Did I not open up my heart and expose myself to my greatest fear,
knowing good and well I don’t even f… with girls like that, did I not?”

My mother abandoned me as a baby. And not even in a super cool way where she
was decent enough to go drop me off on somebody’s doorstep so I could at least
have a chance, nah,
she just put me off on her sister.
Who put me off on her other sister—which made me feel like I was never really
“wanted”, only tolerated.
Years later my mother had a stroke that left her completely paralyzed on her left side.
And at the time, I had 3 kids, 2 cats, one hamster,
a full-time job, a part-time job,
And guess who never left her side?
THIS dumb bitch.

On the 4th floor of Cabrini Hospital, I cried as I watched my mother take her first steps.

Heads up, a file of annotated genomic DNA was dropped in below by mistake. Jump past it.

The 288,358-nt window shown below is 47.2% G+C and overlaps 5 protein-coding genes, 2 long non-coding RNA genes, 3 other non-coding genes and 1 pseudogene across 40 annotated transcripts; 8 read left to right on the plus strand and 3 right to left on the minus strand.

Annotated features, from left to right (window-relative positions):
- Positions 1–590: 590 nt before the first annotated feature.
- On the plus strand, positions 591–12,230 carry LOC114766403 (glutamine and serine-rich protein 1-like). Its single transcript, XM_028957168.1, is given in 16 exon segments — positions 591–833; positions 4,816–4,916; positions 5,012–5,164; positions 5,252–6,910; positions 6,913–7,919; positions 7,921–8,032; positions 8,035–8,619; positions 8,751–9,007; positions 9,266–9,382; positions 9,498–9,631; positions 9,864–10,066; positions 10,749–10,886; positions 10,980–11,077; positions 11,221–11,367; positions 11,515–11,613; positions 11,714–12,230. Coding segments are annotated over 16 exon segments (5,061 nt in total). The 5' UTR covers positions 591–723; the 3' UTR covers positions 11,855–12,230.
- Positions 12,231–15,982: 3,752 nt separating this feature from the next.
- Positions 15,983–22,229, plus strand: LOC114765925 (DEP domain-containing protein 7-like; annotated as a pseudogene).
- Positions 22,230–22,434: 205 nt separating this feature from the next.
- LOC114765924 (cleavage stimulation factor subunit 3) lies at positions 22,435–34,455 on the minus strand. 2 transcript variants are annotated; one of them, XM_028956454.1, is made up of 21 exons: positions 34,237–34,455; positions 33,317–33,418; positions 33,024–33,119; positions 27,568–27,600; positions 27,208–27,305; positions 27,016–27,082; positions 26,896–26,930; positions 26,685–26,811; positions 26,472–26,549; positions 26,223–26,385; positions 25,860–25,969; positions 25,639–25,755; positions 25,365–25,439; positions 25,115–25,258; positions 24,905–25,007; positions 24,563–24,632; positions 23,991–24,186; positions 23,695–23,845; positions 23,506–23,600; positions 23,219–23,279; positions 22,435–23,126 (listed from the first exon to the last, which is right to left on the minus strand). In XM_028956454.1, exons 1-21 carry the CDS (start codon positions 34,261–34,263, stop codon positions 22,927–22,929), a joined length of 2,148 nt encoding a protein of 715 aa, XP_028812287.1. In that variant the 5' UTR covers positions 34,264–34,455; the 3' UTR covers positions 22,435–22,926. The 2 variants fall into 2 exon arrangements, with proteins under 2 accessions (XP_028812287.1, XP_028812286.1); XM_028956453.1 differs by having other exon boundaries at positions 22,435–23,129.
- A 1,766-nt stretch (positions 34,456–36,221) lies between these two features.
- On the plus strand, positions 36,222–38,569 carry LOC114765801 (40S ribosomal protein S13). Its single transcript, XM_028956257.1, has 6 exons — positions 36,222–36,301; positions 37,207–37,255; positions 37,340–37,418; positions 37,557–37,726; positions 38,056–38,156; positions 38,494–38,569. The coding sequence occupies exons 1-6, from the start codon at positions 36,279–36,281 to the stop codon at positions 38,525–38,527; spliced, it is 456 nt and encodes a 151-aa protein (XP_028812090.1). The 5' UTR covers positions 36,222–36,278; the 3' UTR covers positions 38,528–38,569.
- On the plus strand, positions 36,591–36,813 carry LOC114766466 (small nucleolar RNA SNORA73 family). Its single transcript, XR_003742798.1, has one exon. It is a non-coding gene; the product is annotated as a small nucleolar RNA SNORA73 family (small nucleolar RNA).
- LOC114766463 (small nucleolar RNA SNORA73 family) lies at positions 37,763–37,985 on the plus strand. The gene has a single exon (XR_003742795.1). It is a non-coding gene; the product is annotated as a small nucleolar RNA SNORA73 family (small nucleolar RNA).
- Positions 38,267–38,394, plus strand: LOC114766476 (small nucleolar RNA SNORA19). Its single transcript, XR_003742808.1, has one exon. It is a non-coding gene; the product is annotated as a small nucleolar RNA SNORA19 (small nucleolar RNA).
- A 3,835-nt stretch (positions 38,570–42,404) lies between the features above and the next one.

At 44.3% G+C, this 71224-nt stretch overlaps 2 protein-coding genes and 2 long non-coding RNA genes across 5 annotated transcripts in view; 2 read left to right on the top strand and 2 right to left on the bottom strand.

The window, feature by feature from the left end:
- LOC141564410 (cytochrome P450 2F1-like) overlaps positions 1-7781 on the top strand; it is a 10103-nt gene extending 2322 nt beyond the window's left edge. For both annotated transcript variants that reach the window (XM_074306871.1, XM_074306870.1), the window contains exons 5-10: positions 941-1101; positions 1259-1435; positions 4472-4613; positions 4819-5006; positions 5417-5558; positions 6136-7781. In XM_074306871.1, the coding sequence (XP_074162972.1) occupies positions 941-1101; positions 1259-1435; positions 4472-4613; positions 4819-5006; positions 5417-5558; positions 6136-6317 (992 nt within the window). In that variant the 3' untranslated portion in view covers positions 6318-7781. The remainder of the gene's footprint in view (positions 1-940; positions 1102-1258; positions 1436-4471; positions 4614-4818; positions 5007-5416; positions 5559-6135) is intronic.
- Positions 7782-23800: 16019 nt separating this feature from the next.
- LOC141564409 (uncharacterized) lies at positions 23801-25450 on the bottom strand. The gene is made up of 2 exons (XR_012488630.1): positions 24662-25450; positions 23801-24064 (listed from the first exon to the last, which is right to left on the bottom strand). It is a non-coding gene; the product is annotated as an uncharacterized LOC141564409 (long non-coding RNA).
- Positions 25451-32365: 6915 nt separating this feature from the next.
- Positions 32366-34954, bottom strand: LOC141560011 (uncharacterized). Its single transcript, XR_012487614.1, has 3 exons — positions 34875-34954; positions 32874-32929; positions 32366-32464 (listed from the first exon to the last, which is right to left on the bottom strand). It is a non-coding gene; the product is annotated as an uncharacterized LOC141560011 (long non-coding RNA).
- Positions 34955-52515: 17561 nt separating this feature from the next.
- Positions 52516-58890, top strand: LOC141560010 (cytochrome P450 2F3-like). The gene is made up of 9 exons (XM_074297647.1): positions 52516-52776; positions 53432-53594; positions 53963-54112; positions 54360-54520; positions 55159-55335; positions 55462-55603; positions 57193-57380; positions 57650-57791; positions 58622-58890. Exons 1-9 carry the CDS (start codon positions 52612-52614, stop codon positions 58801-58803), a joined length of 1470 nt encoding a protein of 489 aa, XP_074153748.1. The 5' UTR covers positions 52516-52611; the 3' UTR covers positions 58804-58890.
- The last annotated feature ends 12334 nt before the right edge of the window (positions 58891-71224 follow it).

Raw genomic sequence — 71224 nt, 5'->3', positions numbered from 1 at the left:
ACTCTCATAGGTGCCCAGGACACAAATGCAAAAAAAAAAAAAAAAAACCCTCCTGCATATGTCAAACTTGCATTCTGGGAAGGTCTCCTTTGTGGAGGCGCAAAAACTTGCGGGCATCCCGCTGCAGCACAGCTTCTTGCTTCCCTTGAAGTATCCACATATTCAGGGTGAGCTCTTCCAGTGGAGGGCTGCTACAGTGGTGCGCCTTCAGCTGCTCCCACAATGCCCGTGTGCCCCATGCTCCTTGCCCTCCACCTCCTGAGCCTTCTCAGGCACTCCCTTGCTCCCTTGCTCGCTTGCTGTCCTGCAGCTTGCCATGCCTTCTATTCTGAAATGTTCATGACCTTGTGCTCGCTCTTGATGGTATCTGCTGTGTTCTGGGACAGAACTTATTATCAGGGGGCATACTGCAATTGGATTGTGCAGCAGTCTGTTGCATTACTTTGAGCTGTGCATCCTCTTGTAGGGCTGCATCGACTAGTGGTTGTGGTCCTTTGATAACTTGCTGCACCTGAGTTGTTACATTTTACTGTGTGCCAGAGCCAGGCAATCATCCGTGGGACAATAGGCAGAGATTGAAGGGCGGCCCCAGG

She thought it was tears of joy
and I didn’t have the heart to tell her otherwise.
But deep down I was devastated because…isn’t this supposed to be the other way around?
I’m not supposed to be teaching you
how to chew
how to swallow
how to eat
how to bathe
how to dress
how to speak
BITCH, WHERE WERE YOU
when I took my first step?
Or when I stayed awake constantly going back and forth to the front door looking for you,
knowing good and well, you didn’t even f… with me like that.
Did I not shelter
and spoon feed
and nurse you back to life?
Just for you to walk away from me?
Again?!
On the very legs I HELPED YOU STAND ON?!
You raggedy
ungrateful
awful
dumb
Bitch.